A sports and concerts event promoter was ordered to pay about S$786,000 in taxes and penalties plus a court fine of S$7,000 for failing to inform the Comptroller of Goods and Services Tax (GST) of its liability to register for GST.
Singapore law, a business with annual taxable turnover exceeding S$1 million
must register for GST. A GST-registered business is required to charge
GST on its sales and can offset the GST it pays on its purchases before
it accounts for the net difference to IRAS.
Businesses are required to regularly assess whether they are required
to be registered for GST, and must register for
GST the moment they see that taxable turnover for the past four quarters has exceeded than S$1 million, or when the business’ taxable turnover for the next 12
months is expected to exceed S$1 million. Businesses need to register for
GST within 30 days of the date on which their liability to register for
The Inland Revenue Authority of Singapore's (IRAS')
investigations revealed that the company's taxable turnover exceeded S$1
million for the four quarters ending 30 June 2004, 30 September 2004, 31 December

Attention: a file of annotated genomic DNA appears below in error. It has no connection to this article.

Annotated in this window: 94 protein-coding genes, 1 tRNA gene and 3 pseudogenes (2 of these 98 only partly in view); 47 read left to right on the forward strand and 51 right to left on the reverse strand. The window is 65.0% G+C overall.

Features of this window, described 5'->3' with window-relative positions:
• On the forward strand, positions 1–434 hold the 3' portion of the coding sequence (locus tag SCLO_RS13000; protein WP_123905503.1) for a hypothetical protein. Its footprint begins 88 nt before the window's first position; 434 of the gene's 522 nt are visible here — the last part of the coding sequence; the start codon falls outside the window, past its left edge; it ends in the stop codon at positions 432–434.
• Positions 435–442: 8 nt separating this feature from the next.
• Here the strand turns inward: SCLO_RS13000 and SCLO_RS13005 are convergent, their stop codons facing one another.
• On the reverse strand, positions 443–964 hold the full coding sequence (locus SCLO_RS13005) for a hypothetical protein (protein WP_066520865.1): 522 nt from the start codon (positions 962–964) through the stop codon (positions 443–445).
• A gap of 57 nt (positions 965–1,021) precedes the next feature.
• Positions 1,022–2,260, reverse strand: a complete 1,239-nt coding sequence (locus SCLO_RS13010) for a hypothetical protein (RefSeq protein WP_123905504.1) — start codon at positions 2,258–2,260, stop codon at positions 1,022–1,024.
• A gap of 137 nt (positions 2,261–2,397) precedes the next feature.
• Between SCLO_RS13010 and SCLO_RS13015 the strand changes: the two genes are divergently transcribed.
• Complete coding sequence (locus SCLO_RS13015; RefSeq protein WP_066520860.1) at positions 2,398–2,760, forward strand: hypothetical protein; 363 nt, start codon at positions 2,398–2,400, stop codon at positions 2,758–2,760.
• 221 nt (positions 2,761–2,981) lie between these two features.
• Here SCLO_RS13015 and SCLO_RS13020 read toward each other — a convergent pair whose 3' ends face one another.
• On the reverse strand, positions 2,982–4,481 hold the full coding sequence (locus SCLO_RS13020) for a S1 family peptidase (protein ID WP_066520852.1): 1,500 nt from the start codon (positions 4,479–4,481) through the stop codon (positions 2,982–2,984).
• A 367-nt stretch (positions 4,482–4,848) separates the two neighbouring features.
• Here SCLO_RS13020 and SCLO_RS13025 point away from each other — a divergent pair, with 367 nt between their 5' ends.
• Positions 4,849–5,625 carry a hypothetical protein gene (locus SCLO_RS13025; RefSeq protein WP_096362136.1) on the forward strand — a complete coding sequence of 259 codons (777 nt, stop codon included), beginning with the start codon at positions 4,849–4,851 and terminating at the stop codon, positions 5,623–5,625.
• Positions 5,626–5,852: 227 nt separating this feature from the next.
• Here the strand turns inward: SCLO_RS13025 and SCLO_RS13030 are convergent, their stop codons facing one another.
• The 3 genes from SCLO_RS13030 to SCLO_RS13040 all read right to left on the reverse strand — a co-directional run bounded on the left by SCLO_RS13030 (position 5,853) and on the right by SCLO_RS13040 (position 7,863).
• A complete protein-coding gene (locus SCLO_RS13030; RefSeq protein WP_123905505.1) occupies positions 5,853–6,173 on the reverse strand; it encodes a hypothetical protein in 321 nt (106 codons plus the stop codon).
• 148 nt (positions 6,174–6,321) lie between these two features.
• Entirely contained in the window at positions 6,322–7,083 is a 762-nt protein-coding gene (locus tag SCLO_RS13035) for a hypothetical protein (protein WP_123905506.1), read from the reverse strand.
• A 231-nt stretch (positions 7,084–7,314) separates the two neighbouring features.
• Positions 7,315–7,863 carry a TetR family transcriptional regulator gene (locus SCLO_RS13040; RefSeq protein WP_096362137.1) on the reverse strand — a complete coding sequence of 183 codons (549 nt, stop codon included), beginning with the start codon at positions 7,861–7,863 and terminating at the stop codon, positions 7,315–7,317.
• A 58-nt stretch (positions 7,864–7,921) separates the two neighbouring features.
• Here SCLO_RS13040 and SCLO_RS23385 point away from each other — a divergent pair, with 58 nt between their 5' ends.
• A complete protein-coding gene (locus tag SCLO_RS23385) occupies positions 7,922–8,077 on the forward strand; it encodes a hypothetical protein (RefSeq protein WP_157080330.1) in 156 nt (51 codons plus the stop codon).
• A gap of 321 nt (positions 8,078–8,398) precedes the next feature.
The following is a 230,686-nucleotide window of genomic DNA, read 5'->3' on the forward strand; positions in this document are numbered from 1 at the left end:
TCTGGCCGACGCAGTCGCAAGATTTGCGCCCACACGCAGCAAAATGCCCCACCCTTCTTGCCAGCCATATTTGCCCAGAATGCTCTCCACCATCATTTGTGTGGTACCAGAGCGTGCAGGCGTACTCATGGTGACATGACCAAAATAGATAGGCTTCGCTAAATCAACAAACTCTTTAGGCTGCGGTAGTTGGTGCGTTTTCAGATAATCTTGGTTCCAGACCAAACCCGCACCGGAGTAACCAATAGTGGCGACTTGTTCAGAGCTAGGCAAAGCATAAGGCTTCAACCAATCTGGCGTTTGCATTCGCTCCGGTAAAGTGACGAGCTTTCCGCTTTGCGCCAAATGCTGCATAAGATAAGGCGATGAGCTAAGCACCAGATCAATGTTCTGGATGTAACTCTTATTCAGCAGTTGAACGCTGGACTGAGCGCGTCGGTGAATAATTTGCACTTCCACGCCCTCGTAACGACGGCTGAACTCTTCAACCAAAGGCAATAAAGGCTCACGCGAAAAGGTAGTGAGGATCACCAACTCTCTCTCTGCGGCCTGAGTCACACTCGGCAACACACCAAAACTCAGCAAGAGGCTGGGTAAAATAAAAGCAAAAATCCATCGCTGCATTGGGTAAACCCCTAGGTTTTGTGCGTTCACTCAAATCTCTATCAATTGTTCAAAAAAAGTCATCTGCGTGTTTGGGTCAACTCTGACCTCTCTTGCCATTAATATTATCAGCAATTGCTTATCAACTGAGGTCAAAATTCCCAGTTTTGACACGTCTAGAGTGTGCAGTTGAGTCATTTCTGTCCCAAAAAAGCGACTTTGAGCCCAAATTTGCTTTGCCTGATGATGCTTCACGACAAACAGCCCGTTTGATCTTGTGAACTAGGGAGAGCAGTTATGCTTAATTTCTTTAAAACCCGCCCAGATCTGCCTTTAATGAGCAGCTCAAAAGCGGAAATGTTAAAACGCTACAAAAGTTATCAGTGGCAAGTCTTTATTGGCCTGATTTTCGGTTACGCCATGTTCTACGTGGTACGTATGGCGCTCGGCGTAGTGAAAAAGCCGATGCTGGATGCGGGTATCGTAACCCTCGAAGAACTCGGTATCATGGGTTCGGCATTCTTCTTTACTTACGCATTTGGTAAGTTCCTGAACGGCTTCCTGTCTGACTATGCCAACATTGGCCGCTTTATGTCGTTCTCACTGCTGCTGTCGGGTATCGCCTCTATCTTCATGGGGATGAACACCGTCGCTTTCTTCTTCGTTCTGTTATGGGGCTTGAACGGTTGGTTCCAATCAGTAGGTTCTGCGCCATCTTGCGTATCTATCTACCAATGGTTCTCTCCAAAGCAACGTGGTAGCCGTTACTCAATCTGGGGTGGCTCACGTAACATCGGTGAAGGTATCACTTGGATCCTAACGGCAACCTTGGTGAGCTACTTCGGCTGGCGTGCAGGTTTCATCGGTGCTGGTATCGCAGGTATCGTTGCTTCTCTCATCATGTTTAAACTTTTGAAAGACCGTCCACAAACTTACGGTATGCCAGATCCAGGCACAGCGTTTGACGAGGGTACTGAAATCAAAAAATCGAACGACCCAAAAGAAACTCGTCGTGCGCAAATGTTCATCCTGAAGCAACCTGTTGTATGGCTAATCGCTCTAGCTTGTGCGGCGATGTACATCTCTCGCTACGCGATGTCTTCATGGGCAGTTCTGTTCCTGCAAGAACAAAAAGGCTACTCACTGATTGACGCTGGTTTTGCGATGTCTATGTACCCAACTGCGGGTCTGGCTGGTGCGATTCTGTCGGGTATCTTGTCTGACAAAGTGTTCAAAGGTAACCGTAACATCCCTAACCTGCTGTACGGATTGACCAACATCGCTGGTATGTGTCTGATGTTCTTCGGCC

2004 and 31 March 2005. It failed to inform the Comptroller of GST of its
liability to register for GST within 30 days of the end of 31 Mar 2005,
that is, by 30 Apr 2005.
reminds businesses to follow GST registration rules by closely
monitoring their taxable turnover at the end of each quarter and
ensuring that they promptly register for GST when their turnover exceeds
S$1 million per year. Regular audit programmes are carried out by IRAS
to identify cases liable for compulsory GST registration.
Businesses failing to register for GST even though they are required
to do so by law can be fined up to S$10,000 and pay a penalty equal to
10% of the tax due from the date on which the business is required to
register for GST. The business’ effective date of GST registration will
be back-dated to the day that its liability to register arose.
Consequently, the business will have to pay the outstanding GST on all
its past transactions since the effective date of registration, even if
this amount was not collected from its customers.
individuals are encouraged to immediately disclose any past tax
mistakes. IRAS will treat such disclosures as mitigating factors when
considering action to be taken. Those who wish to disclose past
mistakes, reveal evaded taxes, or report malpractices that might
indicate tax evasion, can write to IRAS, or email email@example.com.